Collaborate online with the tools that best fit your client and project. Whether you need to co-edit a single spreadsheet or organize a giant to-do list into sub tasks, there's a free or cheap web application that can help you get it done. For contracts with a milestone-studded timeline, shared to-do lists and files, and multiple people involved, you want an online project management app. Leading web-based project management tool Basecampoffers a central hub where you and your clients can log in, manage task lists, dates, track billable hours, share files, and have conversations on a per-issue basis in comments. A company I work withPelotonics, offers a similar solution. To collaborate on individual office documents, like a spreadsheet, document, or slideshow, tryGoogle Docs or Zoho, where you can even chat with your collaborators as you edit inline. A hosted wiki, like atEditme.com or PBworks, offers a shared knowledge base that you and your client can add to, edit, and keep revisions over time. Many modern webapps for individuals offer some level of sharing or collaboration abilities, including Google CalendarEvernote, and Remember the Milk.

Set up regular voice or video chat check-ins. As online workers, it's easy to start relying entirely on textual communication mediums like email or IM instead of the phone. But it's easy to forget how people on-site bond with small talk over the water cooler, or during cigarette or lunch breaks. Not only can a regular 10-minute phone or Skype call save you time by preempting long email threads, it can also help you touch base in a human way. The sound of your remote manager or freelancer's voice saying "How was your weekend?" or "Welcome back from your vacation" can go a long way to building an effective working relationship.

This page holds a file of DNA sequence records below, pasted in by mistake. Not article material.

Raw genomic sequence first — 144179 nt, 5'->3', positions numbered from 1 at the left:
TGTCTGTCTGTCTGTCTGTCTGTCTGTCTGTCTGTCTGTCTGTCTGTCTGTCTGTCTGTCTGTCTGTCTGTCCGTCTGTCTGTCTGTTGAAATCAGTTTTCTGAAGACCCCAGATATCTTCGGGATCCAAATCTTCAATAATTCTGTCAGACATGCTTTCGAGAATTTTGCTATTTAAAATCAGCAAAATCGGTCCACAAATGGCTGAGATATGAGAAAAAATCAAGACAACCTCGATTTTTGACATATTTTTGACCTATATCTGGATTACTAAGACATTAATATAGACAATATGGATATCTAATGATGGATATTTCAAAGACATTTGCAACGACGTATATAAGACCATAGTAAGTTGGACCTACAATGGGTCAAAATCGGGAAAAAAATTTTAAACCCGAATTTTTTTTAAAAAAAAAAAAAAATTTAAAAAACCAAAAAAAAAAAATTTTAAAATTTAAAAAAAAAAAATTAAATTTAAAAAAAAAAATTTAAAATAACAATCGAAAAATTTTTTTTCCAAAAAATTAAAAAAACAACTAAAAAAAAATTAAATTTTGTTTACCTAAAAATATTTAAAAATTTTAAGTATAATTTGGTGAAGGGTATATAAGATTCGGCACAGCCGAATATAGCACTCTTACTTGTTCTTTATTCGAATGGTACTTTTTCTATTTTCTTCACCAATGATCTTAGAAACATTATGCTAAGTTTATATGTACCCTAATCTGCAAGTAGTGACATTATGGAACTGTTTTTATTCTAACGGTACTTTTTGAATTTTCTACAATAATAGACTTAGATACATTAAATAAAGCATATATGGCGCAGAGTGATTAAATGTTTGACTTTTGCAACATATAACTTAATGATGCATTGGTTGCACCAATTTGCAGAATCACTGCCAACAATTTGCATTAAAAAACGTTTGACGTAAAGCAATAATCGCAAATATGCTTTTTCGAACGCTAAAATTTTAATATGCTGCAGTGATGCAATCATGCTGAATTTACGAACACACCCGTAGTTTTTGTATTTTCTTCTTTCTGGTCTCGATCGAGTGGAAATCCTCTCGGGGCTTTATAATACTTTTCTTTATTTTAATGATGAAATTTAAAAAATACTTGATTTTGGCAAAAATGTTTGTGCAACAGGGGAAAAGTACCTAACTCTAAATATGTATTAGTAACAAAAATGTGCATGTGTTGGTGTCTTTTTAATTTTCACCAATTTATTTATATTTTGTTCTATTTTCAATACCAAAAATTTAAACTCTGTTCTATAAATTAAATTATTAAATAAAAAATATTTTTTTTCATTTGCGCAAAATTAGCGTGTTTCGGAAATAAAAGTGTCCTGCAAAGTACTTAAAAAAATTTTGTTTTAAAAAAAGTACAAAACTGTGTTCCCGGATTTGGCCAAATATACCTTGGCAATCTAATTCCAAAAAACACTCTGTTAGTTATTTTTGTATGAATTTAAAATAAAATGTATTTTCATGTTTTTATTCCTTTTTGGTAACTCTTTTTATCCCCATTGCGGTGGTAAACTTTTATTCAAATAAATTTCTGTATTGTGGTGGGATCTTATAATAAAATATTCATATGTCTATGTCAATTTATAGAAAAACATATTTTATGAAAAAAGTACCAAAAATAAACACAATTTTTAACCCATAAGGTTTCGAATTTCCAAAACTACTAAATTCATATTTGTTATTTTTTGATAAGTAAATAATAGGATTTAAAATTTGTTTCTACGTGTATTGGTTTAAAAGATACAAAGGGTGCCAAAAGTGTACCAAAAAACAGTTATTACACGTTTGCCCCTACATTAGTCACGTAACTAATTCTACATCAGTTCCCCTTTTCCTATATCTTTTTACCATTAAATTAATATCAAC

Have you managed freelancers online only, or worked off-site yourself? What were the biggest advantages and challenges? Tell us about it in the comments below.

http://feeds.harvardbusiness.org/~r/harvardbusiness/~3/pc4hIsF5DWQ/master-the-art-of-working-with.html

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2 responses to this post.

  1. Like yourself, I’ve worked both remotely and “in office”. Currently I worked from home for a start-up company, and I would argue that business IM is a more efficient means of communication than email. Like you state, business IM allows you to monitor presence, have a chat while accomplishing other items, and ping a person via chat before disrupting them via call. Skype, which is multi-modal in this sense (voice, IM, video) is a great tool to use for remote workers: ping a co-worker using to chat to see if they’re open to talk, and then start-up a video voice call. With this much interaction, I don’t miss the office at all, because I can have “face-to-face” chats with any one of my co-workers, and even those external from the company. With our product, OnState (http://www.on-state.com), we can also extend our presence using Skype, GTalk, or SIP to people outside the company, so that they can view our availability. Our software also removes the onus from our customers to find us, and instead has skills-based routing that can find the proper employee anywhere, including a desk phone, mobile phone, PC phone, and even chat.

    Reply